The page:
Curiously, the most overt element in these book-end images is not Bush at all, so much as it is his residence.  And congratulations to Karl for goading the media into using the building to help legitimize and enhance its otherwise law-revising occupant.

(image 1: Jason Reed/Reuters. Washington January 25, 2006. Via YahooNews.  image 2: Doug Mills/The New York Times. January 25th, 2005.  Washington. nyt.com.) anti-bush. defeat cheney.  defeat rumsfeld. pro-democrat.

  • marysz

    There have been more staged shots of Bush seen “alone” lately. No Laura, no Condi, no Karl . . . not even the family dog. It could be a attempt to frame Bush as a lone, romanticized Churchillian leader (although the public knows Bush way too well to fall for that). It could also be a way of quarantining him so that his unpopularity with the public doesn’t contaminate the Republicans running in the midterms. It’s always a mistake juxtapose Bush with stately architecture. It has the effect of diminishing him even more and showing what a small man he really is. In the bottom photo, he just looks windblown and ineffectual. Hardly the lonely hero.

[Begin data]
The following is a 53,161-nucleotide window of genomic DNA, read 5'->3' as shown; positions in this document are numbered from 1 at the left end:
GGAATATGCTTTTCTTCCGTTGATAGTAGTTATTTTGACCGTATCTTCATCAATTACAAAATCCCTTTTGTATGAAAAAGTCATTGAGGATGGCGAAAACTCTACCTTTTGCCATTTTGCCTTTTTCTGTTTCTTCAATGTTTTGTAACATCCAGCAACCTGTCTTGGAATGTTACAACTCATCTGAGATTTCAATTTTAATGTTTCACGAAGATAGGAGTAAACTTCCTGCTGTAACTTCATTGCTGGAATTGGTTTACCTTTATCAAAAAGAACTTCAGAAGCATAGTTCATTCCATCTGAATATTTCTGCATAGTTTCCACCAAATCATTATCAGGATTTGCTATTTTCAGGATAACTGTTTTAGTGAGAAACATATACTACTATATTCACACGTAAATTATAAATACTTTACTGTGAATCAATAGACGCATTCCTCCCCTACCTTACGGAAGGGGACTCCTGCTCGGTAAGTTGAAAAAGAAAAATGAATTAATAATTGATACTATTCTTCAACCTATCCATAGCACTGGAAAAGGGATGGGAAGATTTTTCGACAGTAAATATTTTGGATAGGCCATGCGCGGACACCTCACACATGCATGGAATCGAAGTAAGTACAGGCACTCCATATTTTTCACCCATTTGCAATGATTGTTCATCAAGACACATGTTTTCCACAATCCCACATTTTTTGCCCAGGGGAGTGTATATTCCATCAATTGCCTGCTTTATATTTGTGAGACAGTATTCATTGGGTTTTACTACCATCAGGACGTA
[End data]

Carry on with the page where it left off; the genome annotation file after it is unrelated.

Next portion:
Another reason why we see so many shots of Bush alone could be because his behavior is so unpleasant nobody wants to be around him, not even the White House dog. Only Rove is eager to trot along by his master’s side, but since Rove seems to be on the verge of being indicted in the Plame case, he’s been making himself scarcer in public lately.

  • ummabdulla

    I don’t really think “authority” when I see that first picture. From that angle, the White House seems relatively small and insignificant, like just another building downtown, except that it has more land around it.
    Come to think of it, it doesn’t look all that grand in the second picture either.